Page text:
Miyoshi was fascinated by French literature, especially poetry. He read works by Baudelaire, Rimbaud, Verlaine, Mallarmé, Valéry, Apollinaire, Eluard, Breton, and others. He was particularly drawn to the symbolism, imagery, and musicality of their language. He also learned French and became fluent in it.

In 1955, Miyoshi received a scholarship to study in Paris. He enrolled at the Paris Conservatory, where he studied composition with Henri Challan and Raymond Gallois-Montbrun. He also met Henri Dutilleux, a prominent French composer who became his mentor and friend. Dutilleux introduced Miyoshi to the works of Debussy, Ravel, Stravinsky, Bartók, Schoenberg, Webern, and Messiaen. He also encouraged Miyoshi to develop his own musical voice and to explore new techniques and sounds.

His career and achievements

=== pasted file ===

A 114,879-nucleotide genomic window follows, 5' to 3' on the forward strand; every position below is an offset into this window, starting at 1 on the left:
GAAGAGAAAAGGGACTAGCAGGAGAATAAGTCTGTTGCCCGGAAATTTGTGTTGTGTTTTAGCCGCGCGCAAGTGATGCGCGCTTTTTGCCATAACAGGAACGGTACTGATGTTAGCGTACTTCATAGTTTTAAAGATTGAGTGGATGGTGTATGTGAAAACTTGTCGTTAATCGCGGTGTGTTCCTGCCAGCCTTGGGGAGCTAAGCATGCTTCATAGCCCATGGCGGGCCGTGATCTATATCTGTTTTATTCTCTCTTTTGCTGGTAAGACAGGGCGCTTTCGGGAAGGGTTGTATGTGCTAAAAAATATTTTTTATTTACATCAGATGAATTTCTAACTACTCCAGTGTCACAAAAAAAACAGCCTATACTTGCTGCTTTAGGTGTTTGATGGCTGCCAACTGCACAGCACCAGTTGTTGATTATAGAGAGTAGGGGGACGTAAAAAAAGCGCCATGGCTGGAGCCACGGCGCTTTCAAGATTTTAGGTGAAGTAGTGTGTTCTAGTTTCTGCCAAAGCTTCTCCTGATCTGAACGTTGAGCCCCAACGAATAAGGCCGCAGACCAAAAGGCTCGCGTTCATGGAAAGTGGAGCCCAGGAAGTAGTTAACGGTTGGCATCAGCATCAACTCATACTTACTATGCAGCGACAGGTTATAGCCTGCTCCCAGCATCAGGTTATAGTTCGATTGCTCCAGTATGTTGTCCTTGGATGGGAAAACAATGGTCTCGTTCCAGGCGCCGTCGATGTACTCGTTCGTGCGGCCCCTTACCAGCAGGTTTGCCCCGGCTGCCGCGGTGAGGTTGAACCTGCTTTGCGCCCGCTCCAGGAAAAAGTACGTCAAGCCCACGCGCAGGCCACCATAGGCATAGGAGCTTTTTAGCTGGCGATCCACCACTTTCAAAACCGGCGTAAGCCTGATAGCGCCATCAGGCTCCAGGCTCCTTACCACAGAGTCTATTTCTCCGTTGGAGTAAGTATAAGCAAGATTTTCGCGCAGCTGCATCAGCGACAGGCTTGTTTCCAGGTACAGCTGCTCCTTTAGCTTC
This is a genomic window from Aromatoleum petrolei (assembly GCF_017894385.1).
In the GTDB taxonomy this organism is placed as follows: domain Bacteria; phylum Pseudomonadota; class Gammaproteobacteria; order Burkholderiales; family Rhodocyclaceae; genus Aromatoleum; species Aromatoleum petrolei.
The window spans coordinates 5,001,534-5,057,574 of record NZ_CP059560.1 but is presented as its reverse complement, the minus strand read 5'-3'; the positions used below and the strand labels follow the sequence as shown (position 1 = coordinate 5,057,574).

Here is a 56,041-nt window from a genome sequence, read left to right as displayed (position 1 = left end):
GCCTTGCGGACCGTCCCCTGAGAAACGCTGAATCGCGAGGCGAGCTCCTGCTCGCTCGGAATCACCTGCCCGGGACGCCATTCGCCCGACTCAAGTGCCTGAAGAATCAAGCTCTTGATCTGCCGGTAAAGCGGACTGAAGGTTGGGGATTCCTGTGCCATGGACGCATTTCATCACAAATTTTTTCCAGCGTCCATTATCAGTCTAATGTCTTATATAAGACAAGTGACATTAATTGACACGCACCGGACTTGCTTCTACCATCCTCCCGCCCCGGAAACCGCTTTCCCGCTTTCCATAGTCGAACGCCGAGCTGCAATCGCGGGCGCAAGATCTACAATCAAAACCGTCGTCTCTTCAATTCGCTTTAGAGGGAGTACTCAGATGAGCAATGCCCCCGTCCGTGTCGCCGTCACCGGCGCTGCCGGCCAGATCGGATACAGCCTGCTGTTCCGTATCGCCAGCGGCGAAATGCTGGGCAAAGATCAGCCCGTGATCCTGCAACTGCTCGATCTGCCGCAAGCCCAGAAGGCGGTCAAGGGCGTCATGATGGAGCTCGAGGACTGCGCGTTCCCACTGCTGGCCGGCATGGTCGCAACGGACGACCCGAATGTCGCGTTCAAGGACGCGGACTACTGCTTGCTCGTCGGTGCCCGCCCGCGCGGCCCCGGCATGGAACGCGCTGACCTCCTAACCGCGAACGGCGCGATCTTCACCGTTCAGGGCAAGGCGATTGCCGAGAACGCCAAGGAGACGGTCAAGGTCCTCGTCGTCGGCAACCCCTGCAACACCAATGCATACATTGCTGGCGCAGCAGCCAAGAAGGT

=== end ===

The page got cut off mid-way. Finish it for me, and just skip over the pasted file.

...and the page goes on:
Miyoshi returned to Japan in 1957. He started teaching at the Toho Gakuen School of Music, where he became a professor in 1965. He also taught at the Tokyo National University of Fine Arts and Music, where he became the dean of the music department in 1987. He was a respected and influential teacher who nurtured many young composers and musicians.

Miyoshi received many awards and honors for his compositions, both in Japan and abroad. In 1996, he was awarded the Officier de lOrdre des Arts et des Lettres from the French Government. In 1999, he received the 31st Suntory Music Award, one of the most prestigious music prizes in Japan. He also received the Otaka Prize six times, the Mainichi Art Award twice, the Japan Art Academy Prize, the Asahi Prize, and the Purple Ribbon Medal.